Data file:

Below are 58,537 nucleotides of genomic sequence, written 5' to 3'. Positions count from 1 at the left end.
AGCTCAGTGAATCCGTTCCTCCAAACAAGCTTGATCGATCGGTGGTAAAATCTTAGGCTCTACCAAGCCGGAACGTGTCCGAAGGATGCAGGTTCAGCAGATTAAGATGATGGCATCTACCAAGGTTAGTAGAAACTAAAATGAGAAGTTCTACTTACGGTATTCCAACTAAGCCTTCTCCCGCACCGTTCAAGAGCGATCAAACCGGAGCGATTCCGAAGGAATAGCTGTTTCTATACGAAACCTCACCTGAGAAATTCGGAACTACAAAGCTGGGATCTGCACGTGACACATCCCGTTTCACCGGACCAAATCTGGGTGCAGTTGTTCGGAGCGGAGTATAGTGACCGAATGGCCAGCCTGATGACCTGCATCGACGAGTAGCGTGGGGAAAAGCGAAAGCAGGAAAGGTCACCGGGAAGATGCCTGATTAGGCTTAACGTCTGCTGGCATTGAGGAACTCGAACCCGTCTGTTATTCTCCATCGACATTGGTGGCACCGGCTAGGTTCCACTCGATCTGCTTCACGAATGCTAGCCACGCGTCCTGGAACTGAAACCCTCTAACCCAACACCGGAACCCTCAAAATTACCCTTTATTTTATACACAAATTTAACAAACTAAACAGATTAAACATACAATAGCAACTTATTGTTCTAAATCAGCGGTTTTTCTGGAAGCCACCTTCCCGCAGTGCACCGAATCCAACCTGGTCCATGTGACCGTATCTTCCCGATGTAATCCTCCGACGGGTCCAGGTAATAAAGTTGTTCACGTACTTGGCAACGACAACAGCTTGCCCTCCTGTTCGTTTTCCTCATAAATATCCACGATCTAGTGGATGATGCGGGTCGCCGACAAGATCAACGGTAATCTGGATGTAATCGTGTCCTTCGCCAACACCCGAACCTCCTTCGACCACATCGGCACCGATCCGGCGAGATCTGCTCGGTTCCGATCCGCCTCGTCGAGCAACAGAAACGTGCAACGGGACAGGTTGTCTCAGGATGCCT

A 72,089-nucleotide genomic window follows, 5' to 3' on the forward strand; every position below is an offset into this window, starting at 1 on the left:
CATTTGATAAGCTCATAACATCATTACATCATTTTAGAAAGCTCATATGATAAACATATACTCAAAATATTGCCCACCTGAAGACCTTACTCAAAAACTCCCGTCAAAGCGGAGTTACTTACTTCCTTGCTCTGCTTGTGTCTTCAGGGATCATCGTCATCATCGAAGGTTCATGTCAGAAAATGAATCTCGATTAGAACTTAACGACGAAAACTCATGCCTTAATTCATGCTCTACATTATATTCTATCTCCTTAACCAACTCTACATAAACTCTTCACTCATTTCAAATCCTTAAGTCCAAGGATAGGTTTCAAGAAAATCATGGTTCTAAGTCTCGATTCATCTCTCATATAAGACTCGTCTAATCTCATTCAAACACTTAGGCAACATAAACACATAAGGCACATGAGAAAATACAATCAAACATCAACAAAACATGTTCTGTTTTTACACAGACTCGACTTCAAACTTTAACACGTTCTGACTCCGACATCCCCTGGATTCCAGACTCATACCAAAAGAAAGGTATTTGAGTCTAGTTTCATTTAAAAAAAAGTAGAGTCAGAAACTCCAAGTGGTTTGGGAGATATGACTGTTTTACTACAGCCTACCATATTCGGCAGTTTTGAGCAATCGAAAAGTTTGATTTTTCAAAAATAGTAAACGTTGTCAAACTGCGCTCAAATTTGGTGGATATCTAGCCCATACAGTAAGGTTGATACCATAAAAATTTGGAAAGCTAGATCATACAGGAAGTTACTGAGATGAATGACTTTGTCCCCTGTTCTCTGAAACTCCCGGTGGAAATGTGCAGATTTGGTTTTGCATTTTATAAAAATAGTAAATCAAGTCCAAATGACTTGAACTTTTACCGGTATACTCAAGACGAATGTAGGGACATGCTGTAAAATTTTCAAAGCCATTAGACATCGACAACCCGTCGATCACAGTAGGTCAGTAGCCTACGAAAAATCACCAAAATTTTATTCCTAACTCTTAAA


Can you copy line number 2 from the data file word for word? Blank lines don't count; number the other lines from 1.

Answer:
AGCTCAGTGAATCCGTTCCTCCAAACAAGCTTGATCGATCGGTGGTAAAATCTTAGGCTCTACCAAGCCGGAACGTGTCCGAAGGATGCAGGTTCAGCAGATTAAGATGATGGCATCTACCAAGGTTAGTAGAAACTAAAATGAGAAGTTCTACTTACGGTATTCCAACTAAGCCTTCTCCCGCACCGTTCAAGAGCGATCAAACCGGAGCGATTCCGAAGGAATAGCTGTTTCTATACGAAACCTCACCTGAGAAATTCGGAACTACAAAGCTGGGATCTGCACGTGACACATCCCGTTTCACCGGACCAAATCTGGGTGCAGTTGTTCGGAGCGGAGTATAGTGACCGAATGGCCAGCCTGATGACCTGCATCGACGAGTAGCGTGGGGAAAAGCGAAAGCAGGAAAGGTCACCGGGAAGATGCCTGATTAGGCTTAACGTCTGCTGGCATTGAGGAACTCGAACCCGTCTGTTATTCTCCATCGACATTGGTGGCACCGGCTAGGTTCCACTCGATCTGCTTCACGAATGCTAGCCACGCGTCCTGGAACTGAAACCCTCTAACCCAACACCGGAACCCTCAAAATTACCCTTTATTTTATACACAAATTTAACAAACTAAACAGATTAAACATACAATAGCAACTTATTGTTCTAAATCAGCGGTTTTTCTGGAAGCCACCTTCCCGCAGTGCACCGAATCCAACCTGGTCCATGTGACCGTATCTTCCCGATGTAATCCTCCGACGGGTCCAGGTAATAAAGTTGTTCACGTACTTGGCAACGACAACAGCTTGCCCTCCTGTTCGTTTTCCTCATAAATATCCACGATCTAGTGGATGATGCGGGTCGCCGACAAGATCAACGGTAATCTGGATGTAATCGTGTCCTTCGCCAACACCCGAACCTCCTTCGACCACATCGGCACCGATCCGGCGAGATCTGCTCGGTTCCGATCCGCCTCGTCGAGCAACAGAAACGTGCAACGGGACAGGTTGTCTCAGGATGCCT